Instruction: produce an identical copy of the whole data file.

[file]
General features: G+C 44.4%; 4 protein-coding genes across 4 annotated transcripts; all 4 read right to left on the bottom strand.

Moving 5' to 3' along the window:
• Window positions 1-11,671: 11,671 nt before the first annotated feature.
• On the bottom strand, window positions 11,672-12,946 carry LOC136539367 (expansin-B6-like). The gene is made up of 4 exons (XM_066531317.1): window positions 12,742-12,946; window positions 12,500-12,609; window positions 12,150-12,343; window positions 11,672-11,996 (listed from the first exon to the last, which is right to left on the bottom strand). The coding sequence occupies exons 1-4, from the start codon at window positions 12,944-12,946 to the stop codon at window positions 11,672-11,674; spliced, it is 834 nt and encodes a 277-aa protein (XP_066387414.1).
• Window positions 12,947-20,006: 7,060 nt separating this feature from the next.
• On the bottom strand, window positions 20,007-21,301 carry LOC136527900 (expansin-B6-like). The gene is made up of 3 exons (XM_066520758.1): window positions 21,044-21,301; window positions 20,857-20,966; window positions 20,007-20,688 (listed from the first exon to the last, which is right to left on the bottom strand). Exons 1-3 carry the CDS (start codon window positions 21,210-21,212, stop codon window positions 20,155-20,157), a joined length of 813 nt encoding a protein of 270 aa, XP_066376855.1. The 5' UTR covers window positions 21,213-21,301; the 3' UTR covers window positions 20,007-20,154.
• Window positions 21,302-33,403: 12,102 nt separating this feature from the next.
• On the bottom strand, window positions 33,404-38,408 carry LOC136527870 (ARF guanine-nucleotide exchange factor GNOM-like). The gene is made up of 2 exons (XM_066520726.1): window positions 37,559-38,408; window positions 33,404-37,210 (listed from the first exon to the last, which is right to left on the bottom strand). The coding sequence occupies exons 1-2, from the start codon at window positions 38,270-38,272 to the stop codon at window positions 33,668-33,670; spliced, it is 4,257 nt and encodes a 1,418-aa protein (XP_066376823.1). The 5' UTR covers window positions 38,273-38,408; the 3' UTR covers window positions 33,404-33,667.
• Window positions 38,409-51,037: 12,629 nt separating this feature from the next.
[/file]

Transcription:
General features: G+C 44.4%; 4 protein-coding genes across 4 annotated transcripts; all 4 read right to left on the bottom strand.

Moving 5' to 3' along the window:
• Window positions 1-11,671: 11,671 nt before the first annotated feature.
• On the bottom strand, window positions 11,672-12,946 carry LOC136539367 (expansin-B6-like). The gene is made up of 4 exons (XM_066531317.1): window positions 12,742-12,946; window positions 12,500-12,609; window positions 12,150-12,343; window positions 11,672-11,996 (listed from the first exon to the last, which is right to left on the bottom strand). The coding sequence occupies exons 1-4, from the start codon at window positions 12,944-12,946 to the stop codon at window positions 11,672-11,674; spliced, it is 834 nt and encodes a 277-aa protein (XP_066387414.1).
• Window positions 12,947-20,006: 7,060 nt separating this feature from the next.
• On the bottom strand, window positions 20,007-21,301 carry LOC136527900 (expansin-B6-like). The gene is made up of 3 exons (XM_066520758.1): window positions 21,044-21,301; window positions 20,857-20,966; window positions 20,007-20,688 (listed from the first exon to the last, which is right to left on the bottom strand). Exons 1-3 carry the CDS (start codon window positions 21,210-21,212, stop codon window positions 20,155-20,157), a joined length of 813 nt encoding a protein of 270 aa, XP_066376855.1. The 5' UTR covers window positions 21,213-21,301; the 3' UTR covers window positions 20,007-20,154.
• Window positions 21,302-33,403: 12,102 nt separating this feature from the next.
• On the bottom strand, window positions 33,404-38,408 carry LOC136527870 (ARF guanine-nucleotide exchange factor GNOM-like). The gene is made up of 2 exons (XM_066520726.1): window positions 37,559-38,408; window positions 33,404-37,210 (listed from the first exon to the last, which is right to left on the bottom strand). The coding sequence occupies exons 1-2, from the start codon at window positions 38,270-38,272 to the stop codon at window positions 33,668-33,670; spliced, it is 4,257 nt and encodes a 1,418-aa protein (XP_066376823.1). The 5' UTR covers window positions 38,273-38,408; the 3' UTR covers window positions 33,404-33,667.
• Window positions 38,409-51,037: 12,629 nt separating this feature from the next.